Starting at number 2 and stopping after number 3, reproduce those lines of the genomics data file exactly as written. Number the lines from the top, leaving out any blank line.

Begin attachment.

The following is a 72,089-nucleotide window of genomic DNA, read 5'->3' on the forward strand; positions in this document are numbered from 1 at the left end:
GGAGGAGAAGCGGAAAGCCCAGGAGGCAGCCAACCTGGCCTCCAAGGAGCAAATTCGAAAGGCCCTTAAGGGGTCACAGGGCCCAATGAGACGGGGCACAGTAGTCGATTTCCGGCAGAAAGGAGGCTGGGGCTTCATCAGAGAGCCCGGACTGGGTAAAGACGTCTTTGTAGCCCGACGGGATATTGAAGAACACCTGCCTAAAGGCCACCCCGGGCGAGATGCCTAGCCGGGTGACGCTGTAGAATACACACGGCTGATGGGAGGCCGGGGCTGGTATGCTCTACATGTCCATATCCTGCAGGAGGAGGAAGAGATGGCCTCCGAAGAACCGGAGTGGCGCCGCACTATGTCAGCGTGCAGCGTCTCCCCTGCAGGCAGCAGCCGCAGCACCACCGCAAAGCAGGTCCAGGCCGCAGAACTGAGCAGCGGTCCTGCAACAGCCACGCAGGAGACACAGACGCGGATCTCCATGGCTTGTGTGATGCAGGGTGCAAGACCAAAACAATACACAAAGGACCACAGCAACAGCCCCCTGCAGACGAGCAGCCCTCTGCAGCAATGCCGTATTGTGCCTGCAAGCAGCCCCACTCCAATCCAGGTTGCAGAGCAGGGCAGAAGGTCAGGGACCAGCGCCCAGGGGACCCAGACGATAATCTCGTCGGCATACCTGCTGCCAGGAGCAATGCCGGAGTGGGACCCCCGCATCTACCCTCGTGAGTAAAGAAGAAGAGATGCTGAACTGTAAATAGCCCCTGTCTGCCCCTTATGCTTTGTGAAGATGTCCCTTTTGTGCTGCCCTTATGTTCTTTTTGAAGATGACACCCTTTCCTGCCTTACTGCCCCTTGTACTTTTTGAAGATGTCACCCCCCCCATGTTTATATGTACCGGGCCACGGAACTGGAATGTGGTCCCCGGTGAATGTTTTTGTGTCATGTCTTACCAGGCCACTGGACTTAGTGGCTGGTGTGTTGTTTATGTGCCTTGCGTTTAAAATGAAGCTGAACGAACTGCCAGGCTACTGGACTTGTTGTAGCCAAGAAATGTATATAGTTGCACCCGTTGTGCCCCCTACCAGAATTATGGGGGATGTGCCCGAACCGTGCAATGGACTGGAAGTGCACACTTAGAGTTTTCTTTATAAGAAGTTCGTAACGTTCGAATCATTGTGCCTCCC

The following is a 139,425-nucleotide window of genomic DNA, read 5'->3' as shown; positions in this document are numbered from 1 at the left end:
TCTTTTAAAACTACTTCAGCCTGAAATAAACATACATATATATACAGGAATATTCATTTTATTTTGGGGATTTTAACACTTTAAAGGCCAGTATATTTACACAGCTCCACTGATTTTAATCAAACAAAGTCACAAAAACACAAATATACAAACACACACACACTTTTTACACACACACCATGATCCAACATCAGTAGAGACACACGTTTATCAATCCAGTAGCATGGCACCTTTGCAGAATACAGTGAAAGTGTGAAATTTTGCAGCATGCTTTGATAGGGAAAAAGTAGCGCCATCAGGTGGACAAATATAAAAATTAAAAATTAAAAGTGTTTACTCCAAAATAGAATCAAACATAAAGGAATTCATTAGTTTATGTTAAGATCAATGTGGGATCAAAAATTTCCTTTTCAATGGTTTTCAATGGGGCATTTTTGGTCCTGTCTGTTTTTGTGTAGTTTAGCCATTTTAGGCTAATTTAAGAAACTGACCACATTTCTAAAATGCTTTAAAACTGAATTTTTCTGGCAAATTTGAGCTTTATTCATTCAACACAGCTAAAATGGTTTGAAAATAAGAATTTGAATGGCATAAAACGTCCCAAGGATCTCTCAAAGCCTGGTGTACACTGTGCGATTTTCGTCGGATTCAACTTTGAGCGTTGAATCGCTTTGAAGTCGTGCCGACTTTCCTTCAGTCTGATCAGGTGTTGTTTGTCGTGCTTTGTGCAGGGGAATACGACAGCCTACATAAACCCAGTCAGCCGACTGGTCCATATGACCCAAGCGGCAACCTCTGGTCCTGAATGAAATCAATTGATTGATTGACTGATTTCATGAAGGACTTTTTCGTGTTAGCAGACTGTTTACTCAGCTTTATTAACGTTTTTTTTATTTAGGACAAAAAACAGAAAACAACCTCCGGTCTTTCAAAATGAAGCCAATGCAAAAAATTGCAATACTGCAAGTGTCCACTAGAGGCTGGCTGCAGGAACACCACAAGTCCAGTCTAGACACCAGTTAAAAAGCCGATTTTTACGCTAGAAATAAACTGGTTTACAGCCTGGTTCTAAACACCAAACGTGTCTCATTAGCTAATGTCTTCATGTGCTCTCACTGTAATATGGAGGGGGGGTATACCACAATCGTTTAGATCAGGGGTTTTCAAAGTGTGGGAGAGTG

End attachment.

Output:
GGAGGAGAAGCGGAAAGCCCAGGAGGCAGCCAACCTGGCCTCCAAGGAGCAAATTCGAAAGGCCCTTAAGGGGTCACAGGGCCCAATGAGACGGGGCACAGTAGTCGATTTCCGGCAGAAAGGAGGCTGGGGCTTCATCAGAGAGCCCGGACTGGGTAAAGACGTCTTTGTAGCCCGACGGGATATTGAAGAACACCTGCCTAAAGGCCACCCCGGGCGAGATGCCTAGCCGGGTGACGCTGTAGAATACACACGGCTGATGGGAGGCCGGGGCTGGTATGCTCTACATGTCCATATCCTGCAGGAGGAGGAAGAGATGGCCTCCGAAGAACCGGAGTGGCGCCGCACTATGTCAGCGTGCAGCGTCTCCCCTGCAGGCAGCAGCCGCAGCACCACCGCAAAGCAGGTCCAGGCCGCAGAACTGAGCAGCGGTCCTGCAACAGCCACGCAGGAGACACAGACGCGGATCTCCATGGCTTGTGTGATGCAGGGTGCAAGACCAAAACAATACACAAAGGACCACAGCAACAGCCCCCTGCAGACGAGCAGCCCTCTGCAGCAATGCCGTATTGTGCCTGCAAGCAGCCCCACTCCAATCCAGGTTGCAGAGCAGGGCAGAAGGTCAGGGACCAGCGCCCAGGGGACCCAGACGATAATCTCGTCGGCATACCTGCTGCCAGGAGCAATGCCGGAGTGGGACCCCCGCATCTACCCTCGTGAGTAAAGAAGAAGAGATGCTGAACTGTAAATAGCCCCTGTCTGCCCCTTATGCTTTGTGAAGATGTCCCTTTTGTGCTGCCCTTATGTTCTTTTTGAAGATGACACCCTTTCCTGCCTTACTGCCCCTTGTACTTTTTGAAGATGTCACCCCCCCCATGTTTATATGTACCGGGCCACGGAACTGGAATGTGGTCCCCGGTGAATGTTTTTGTGTCATGTCTTACCAGGCCACTGGACTTAGTGGCTGGTGTGTTGTTTATGTGCCTTGCGTTTAAAATGAAGCTGAACGAACTGCCAGGCTACTGGACTTGTTGTAGCCAAGAAATGTATATAGTTGCACCCGTTGTGCCCCCTACCAGAATTATGGGGGATGTGCCCGAACCGTGCAATGGACTGGAAGTGCACACTTAGAGTTTTCTTTATAAGAAGTTCGTAACGTTCGAATCATTGTGCCTCCC

The following is a 139,425-nucleotide window of genomic DNA, read 5'->3' as shown; positions in this document are numbered from 1 at the left end: